Cheswick councilman hit with 2 more charges
Cheswick Councilman Jonathan Skedel is facing two new charges for allegedly pointing a pistol at a man in Plum in October.
This time, a May 1 affidavit charges Skedel, 58, of Highland Avenue with recklessly endangering another person and posing a physical menace. In addition, simple assault and harassment charges were refiled.
The case involves an Oct. 17 incident in which police allege Skedel, who is a general contractor, got into an argument and pointed a .380-caliber pistol at subcontractor Sean Kerrigan of Irwin. The new affidavit includes for the first time the name of Allegheny County District Attorney Stephen A. Zappala, Jr., making the county chief prosecutor's support for the charges clear.
Last month, the district attorney's office asked police to withdraw charges.
That's because prosecutors disagreed with a proposal from District Judge Linda Zucco in January to resolve the case without charges if Skedel, within 90 days:
• Surrendered all of his guns — two hunting rifles, a shotgun and pistol.
• Gave up a permit to carry a concealed handgun.
• Completed anger management classes.
Defense attorney Philip DiLucente said Skedel complied with the three conditions, and Zucco scheduled a hearing for April 24 to dismiss the charges.
But the district attorney's office withdrew charges in mid-April before the two charges could be dropped.
Zappala spokesman Mike Manko told the Valley News Dispatch in mid-April that the DA's office “wasn't part” of the proposal and disagreed with it.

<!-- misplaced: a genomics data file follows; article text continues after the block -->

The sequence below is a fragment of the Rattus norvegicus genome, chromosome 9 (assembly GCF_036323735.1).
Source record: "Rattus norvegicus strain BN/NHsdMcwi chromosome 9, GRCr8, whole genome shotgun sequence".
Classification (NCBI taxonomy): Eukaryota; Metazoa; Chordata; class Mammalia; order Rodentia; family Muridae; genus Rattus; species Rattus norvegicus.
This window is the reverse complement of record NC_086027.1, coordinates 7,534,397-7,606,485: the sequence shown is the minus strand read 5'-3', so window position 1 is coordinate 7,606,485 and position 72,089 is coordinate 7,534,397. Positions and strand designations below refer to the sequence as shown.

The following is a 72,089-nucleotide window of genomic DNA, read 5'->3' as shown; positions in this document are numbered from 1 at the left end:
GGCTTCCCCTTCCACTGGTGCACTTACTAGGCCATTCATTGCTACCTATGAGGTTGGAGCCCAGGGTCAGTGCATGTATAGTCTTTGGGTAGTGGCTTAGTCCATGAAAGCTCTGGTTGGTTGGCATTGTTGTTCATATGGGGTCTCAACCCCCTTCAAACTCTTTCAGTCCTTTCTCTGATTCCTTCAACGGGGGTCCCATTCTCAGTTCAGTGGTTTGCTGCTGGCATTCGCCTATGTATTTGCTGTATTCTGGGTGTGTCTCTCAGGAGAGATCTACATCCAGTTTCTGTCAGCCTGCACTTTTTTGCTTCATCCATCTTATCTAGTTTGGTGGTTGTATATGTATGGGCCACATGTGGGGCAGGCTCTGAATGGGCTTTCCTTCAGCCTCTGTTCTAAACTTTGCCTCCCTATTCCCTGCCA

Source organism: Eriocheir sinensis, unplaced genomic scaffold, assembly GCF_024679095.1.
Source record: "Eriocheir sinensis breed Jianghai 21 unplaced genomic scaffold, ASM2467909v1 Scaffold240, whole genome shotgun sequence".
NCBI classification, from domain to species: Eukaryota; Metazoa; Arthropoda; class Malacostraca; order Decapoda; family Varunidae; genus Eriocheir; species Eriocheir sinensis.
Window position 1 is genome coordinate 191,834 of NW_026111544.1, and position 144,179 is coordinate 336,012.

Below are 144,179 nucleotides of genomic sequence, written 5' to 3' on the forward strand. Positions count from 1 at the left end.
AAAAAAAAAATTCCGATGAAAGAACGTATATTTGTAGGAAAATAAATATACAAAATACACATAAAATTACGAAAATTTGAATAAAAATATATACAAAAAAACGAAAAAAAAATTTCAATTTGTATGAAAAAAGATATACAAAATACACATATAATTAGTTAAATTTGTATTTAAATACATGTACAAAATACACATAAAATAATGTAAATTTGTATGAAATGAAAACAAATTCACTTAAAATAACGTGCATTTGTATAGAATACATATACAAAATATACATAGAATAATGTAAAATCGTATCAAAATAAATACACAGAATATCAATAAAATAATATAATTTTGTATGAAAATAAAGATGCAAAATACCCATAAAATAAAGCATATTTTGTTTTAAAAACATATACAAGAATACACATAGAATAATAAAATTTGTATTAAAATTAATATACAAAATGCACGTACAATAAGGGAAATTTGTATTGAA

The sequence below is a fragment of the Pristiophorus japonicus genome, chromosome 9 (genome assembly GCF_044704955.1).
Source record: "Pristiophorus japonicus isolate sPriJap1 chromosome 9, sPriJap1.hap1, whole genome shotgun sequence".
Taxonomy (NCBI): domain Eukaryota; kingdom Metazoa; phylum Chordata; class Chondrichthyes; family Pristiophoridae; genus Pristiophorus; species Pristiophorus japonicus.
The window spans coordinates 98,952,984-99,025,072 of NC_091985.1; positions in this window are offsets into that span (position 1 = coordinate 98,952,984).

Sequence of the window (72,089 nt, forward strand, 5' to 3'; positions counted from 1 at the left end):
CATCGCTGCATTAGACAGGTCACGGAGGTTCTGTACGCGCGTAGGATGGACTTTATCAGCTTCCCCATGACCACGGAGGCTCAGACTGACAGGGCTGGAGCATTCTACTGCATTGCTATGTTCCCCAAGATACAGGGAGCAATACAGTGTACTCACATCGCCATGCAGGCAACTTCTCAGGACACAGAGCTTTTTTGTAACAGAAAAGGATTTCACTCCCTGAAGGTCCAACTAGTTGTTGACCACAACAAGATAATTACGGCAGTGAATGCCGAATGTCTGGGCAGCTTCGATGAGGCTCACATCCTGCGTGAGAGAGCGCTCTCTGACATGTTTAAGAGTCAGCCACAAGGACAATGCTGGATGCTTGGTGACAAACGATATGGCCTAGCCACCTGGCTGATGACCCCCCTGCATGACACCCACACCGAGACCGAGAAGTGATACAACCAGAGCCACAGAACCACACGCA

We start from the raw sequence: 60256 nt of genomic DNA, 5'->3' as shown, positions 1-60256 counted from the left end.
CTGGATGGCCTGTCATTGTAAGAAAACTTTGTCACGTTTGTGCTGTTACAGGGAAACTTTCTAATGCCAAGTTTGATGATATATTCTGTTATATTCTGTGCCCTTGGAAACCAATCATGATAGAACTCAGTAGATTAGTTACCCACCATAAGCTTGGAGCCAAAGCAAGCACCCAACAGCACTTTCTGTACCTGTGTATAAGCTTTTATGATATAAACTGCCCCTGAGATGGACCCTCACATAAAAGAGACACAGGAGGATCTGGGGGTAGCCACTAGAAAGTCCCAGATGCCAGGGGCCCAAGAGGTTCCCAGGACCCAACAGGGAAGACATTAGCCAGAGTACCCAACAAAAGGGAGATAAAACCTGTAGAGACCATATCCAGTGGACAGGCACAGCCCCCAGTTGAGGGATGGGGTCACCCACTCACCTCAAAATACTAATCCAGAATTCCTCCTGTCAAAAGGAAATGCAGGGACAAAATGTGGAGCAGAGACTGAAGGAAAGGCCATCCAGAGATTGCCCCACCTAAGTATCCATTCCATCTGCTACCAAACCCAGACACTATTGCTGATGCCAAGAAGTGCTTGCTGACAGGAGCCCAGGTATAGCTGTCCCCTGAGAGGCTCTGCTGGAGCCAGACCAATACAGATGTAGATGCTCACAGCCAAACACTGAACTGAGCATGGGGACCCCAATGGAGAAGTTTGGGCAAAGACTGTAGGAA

At Skedel's preliminary hearing in January, Assistant District Attorney Robert Heister was questioning Kerrigan, the alleged victim, about the incident, when Kerrigan said he wanted to have charges dropped. He dismissed the incident as Skedel, whom Kerrigan called a friend, “having a bad day.”
Heister had Kerrigan read his signed statement to police describing how Skedel pulled the pistol and how Kerrigan took it away from him.
Than's when Zucco suspended the preliminary hearing and called for a closed-door meeting with Skedel's defense attorney and the prosecutor to discuss how to resolve a case in which the alleged victim said he didn't want to testify. After about 20 minutes, Zucco returned to the courtroom and issued her decree.
Zappala is “adding some heft” to the affidavit by adding his name to the criminal complaint, said legal expert Wes Oliver, who teaches at the School of Law at Duquesne University.
Adding Zappala's name is more than the DA's office circling its wagons, Oliver said. Although it isn't particularly unusual for charges to be withdrawn at the district judge's level, adding the district attorney's name to the criminal complaint is unusual in Allegheny County, according to Oliver.
“Zappala wants the district judge to know that this is his entire office's position, not just that of one assistant district attorney,” Oliver said, “and Zappala is saying, ‘I stand by this.' ”
DiLucente, the defense attorney, said he intends to raise a vigorous defense and hopes the case can be worked out without going to court.
Chuck Biedka is a staff writer for Trib Total Media. He can be reached at email@example.com.
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